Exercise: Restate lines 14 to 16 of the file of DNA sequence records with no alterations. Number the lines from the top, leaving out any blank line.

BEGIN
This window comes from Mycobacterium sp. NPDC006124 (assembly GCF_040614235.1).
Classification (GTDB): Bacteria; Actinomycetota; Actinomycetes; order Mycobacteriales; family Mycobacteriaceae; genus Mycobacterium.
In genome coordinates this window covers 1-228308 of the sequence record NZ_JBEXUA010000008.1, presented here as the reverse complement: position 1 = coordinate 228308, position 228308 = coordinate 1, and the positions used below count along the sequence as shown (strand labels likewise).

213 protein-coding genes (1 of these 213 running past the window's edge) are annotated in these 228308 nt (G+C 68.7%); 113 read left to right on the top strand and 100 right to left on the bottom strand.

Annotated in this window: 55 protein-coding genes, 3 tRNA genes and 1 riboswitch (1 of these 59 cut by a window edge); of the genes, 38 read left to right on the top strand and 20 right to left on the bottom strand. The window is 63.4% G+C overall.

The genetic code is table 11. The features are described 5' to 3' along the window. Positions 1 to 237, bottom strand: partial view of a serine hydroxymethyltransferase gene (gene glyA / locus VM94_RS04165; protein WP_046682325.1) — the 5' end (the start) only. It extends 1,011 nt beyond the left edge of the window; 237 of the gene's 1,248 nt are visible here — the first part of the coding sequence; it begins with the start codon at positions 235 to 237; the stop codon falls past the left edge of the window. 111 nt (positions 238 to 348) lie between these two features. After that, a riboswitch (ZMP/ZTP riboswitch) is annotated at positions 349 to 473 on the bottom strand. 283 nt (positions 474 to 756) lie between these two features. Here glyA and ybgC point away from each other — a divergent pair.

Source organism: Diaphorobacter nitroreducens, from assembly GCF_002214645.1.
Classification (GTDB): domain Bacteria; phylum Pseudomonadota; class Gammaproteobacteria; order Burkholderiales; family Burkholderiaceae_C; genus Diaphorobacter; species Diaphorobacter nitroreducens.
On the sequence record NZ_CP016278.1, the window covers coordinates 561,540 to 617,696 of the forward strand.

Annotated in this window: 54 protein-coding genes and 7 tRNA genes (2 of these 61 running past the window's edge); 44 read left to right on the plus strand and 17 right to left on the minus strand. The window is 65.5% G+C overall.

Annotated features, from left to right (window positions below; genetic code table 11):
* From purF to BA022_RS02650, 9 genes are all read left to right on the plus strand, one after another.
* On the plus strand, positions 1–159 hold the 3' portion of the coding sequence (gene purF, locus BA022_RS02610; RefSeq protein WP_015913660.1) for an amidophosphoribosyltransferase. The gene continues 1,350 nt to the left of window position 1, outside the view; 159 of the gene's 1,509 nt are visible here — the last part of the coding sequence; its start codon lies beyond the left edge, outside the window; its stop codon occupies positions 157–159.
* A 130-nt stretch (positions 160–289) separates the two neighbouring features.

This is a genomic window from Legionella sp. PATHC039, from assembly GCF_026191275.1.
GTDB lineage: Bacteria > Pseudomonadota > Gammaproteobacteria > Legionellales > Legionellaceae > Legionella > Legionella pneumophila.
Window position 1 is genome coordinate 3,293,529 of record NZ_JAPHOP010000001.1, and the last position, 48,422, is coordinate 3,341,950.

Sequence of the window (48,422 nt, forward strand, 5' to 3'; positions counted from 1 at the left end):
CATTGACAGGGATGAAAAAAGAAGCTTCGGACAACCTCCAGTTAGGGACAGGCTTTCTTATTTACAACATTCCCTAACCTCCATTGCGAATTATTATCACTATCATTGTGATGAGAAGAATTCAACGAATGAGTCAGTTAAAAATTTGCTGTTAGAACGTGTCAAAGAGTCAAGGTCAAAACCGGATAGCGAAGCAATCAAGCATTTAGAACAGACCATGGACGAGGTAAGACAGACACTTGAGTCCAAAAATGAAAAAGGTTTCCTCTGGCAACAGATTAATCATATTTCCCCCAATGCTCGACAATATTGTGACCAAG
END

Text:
* A 130-nt stretch (positions 160–289) separates the two neighbouring features.

This is a genomic window from Legionella sp. PATHC039, from assembly GCF_026191275.1.
GTDB lineage: Bacteria > Pseudomonadota > Gammaproteobacteria > Legionellales > Legionellaceae > Legionella > Legionella pneumophila.